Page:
A Brief History of Hawthorn, Four Marks, (extract from A History of Hawthorn booklet). By Emmanuel La O Kirchner

Hawthorn is a seemingly sleepy and sparse hamlet which lies in the east of Four Marks parish. Its fascinating history might not be obvious at first but just under the surface lie stories of greed, theft, ancient treasures, plane crashes and bombings.
Formerly part of Ropley since early medieval times, becoming a part of Four Marks in 1932, it is first mentioned as ‘a wood called Horethornes’ in a court roll record of 1424. The name refers to the hawthorn tree, suggesting a hedgerow planted in the area to enclose some land. This woodland most likely stood where Hawthorn Plantation (no. 5 on the map) is now; an ancient woodland which contains medieval boundary earthworks. This 15th century document mentions the wood as part of a list of the holdings of a tenant to Winchester College; John Germayn, he also rented land in nearby Kitwood. It seems this part of Four Marks witnessed a lot of activity in the Middle Ages as Kitwood, Lymington Bottom and Hawthorn are mentioned frequently in medieval records. Like much of medieval Ropley, the hamlet came under the ownership of Winchester College beginning in the 1380s the College still owns parts of Ropley to this day.

Hawthorn’s true origins are in the 1600s, with Beech Farm (no. 1 on the map), Jayswood Cottage (no. 2 on the map) and Headmore Farm (no. 3 on the map) all being constructed around that century. There is also a wealth of documents from this century showing the business of the hamlet. For example, in 1688 a complaint against Robert Silvester ‘tenant of Horethorn’ was filed by local landlord John Battell. Silvester had illegally logged over 60 Ash trees in one of Battell’s woodlands and was due to pay a fine as punishment. Although it is unclear whether he lived in the hamlet, this thief may be one of Hawthorn’s first residents. Interestingly the woodland which was logged may be Battles Copse (no. 7 on the map) to the northeast of Hawthorn whose name still survives to this day.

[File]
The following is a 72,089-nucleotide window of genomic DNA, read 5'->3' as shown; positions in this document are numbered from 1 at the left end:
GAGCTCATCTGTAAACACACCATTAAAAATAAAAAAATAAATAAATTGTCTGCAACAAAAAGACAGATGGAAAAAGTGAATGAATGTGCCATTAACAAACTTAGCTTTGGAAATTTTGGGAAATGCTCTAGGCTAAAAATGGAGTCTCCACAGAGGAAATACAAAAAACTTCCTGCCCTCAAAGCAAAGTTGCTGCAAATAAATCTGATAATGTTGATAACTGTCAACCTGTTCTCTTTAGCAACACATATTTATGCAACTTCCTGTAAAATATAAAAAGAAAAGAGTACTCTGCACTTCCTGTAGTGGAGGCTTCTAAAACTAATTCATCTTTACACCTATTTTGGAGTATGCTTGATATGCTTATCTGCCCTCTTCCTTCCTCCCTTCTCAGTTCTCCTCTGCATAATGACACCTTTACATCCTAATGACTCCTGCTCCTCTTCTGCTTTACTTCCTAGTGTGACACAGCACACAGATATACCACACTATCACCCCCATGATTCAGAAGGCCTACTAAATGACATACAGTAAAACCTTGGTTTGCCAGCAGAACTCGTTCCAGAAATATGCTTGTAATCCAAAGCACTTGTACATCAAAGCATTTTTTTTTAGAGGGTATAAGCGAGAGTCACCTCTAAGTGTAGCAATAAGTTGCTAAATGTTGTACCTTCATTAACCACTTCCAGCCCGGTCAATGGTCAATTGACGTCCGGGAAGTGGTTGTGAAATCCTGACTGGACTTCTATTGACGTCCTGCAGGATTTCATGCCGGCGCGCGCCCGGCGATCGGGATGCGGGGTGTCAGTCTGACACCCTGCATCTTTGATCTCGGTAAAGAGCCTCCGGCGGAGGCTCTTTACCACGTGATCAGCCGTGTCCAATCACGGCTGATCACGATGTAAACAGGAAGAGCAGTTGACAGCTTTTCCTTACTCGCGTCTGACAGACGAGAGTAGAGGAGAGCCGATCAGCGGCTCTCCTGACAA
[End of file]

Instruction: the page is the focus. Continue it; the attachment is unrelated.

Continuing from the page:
Importantly, Hawthorn was at the centre of the three commons of Ropley, Newton Valence and Farringdon, the cottages there were the homes of farm workers and foresters. These lands which were farmed and owned in common were core to the lives of villagers since Anglo-Saxon times. But in 1709 Ropley was the first parish in England to have its commons taken by greedy landowners through an act of parliament, known as ‘enclosure’. In the following centuries the commons of Farringdon and Newton Valence were also enclosed. Many locals who previously farmed these commons were forced to leave to make a living elsewhere.

A map of Hampshire from 1759 depicts Hawthorn (named as ‘Whoer Thorn’) with the three 17th century houses; Beech Farm, Jayswood Cottage and Headmore Farm. These three cottages are the core of the historic settlement of Hawthorn, their stories are in many ways the same as that of the hamlet.

Beech Farm stands with Hawthorn Road to its south. Although not a listed building it was likely built in the 1600s as suggested by the style of the cottage and a beam inside the cottage which bears the number ‘16’ (the last two digits are illegible). This beam has some further interesting features such as an asterisk-like graffiti mark at the top of the beam called a ‘daisy-wheel’, which is typical of many pre-1800s houses. These marks were carved for a number of reasons, in some cases by superstitious residents as so called ‘witch marks’, to ward off evil spirits and witches, or more likely as a decorative touch. See a postcard of Beech Farm from around 1950 compared to the same view taken this year.